The same dynamic is in play in Syria, and it’s in this overall context that all Russian moves have to be seen. If Russia is sending the carrier home now, it’s because it’s convenient – it keeps her navy and its budget on schedule – and nothing constrains her to do otherwise.
The Black Sea
USS Donald Cook (DDG-75), which had the encounter with the Russian Su-24 Fencer on 12 April, has just departed the Black Sea. Her departure is unrelated to the incident with the Su-24; the U.S. and France are rotating combatants through the Black Sea to maintain a demonstrative NATO naval presence there. The frigate USS Taylor (FFG-50), which had the unfortunate event with the propeller shaft grounding in the Black Sea in February, has just reentered the Black Sea, and the French frigate FS Dupleix (D641) is declared for an inbound transit of the Bosporus on 26-27 April. (The NATO navies will be restricting their ships’ visits to the Black Sea to 21 days or less, in compliance with the Montreux Convention.)
The NATO warships represent the highest level of excellence for their kind, of course. Nevertheless, claims that they signify a big military build-up by NATO are vastly overblown. There is virtually no maritime character to the Ukraine conflict, and the three ships are not militarily useful for projecting power ashore, in any way that would be meaningful. They are there to demonstrate NATO’s political interest, not to counter military moves by Russia (a purpose for which they are unsuitable).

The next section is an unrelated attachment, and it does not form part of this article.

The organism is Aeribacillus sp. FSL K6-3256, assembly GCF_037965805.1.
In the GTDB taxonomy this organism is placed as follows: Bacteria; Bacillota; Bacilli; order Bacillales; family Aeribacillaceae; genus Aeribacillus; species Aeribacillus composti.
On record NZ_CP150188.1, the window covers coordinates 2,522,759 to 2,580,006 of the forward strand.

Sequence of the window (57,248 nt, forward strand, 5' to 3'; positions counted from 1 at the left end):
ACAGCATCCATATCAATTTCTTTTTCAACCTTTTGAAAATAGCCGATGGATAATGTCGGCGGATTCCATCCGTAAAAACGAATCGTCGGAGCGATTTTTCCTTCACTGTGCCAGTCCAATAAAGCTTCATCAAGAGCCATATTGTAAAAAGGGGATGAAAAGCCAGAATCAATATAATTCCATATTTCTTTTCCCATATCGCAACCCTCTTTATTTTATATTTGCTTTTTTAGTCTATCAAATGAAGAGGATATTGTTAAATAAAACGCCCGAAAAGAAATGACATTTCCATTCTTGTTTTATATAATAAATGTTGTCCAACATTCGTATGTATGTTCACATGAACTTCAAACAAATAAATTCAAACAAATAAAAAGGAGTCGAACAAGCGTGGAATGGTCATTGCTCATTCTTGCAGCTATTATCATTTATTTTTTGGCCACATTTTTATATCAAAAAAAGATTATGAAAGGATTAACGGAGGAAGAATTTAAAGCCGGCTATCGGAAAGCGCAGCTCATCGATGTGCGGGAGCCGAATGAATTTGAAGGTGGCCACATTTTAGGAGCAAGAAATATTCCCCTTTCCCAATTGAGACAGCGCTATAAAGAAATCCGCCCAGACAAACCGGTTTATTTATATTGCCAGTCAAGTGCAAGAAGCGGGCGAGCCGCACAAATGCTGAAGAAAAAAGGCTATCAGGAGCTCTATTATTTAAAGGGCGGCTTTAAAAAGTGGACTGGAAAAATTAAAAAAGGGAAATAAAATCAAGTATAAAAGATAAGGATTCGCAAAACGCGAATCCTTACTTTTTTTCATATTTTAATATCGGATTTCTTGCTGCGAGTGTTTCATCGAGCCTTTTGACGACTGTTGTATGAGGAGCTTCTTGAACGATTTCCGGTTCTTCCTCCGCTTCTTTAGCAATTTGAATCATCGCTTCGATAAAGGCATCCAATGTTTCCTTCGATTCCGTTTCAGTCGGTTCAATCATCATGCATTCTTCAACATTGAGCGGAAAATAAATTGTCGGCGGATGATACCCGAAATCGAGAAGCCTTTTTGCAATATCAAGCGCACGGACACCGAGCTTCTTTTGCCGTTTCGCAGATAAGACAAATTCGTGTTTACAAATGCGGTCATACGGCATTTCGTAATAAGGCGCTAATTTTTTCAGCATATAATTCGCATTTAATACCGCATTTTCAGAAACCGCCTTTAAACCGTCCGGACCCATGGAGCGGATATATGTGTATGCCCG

Is it wise to signal political interest using military assets that have little to no military utility in the context they’ve been deployed in? We report, you decide.
Turkish Maritime Task Group
The ships of the Turkish Maritime Task Group continue their progress in circumnavigating Africa, something the Turkish navy hasn’t done since 1866, when it was the Ottoman navy. So far they have visited Tunisia, the Canary Islands, and Senegal (see here), Mauritania, The Gambia, Ghana, and Benin.
They’ve also visited Nigeria, and will pull into Namibia for a port visit at the beginning of May. During the Nigerian visit, the Turks reportedly “donated” a warship to the Nigerian navy. I can find no record of which warship (i.e., what type it was), but I assume it was a smaller patrol craft. Interestingly, in mid-March, unconfirmed reporting suggested that arms had been shipped to unknown recipients in Nigeria via Turkish Airlines, a claim vigorously rejected by the Erdogan government. An airline spokesman later said that the arms had been part of a legitimate shipment to the Nigerian navy. Which doesn’t fit with the protestations from the Turkish government, so you see the conundrum here.
In conjunction with the visit to Nigeria, the Turkish warships participated in a multinational naval exercise as well, Obangame Express 2014. This exercise series, sponsored by U.S. Africa Command and the host nation, focuses on joint maritime security and antipiracy training. The 2014 iteration saw the Turkish navy’s first at-sea participation with its own warships.
The Iranian enigma
Many readers are no doubt aware of the Iranian navy’s announcement last week that its previously proclaimed plans to send warships to the Atlantic were on hold. The “29th Fleet,” of which – depending on the report – the two formerly Atlantic-bound ships formed either all or part, would not be going to the Atlantic after all.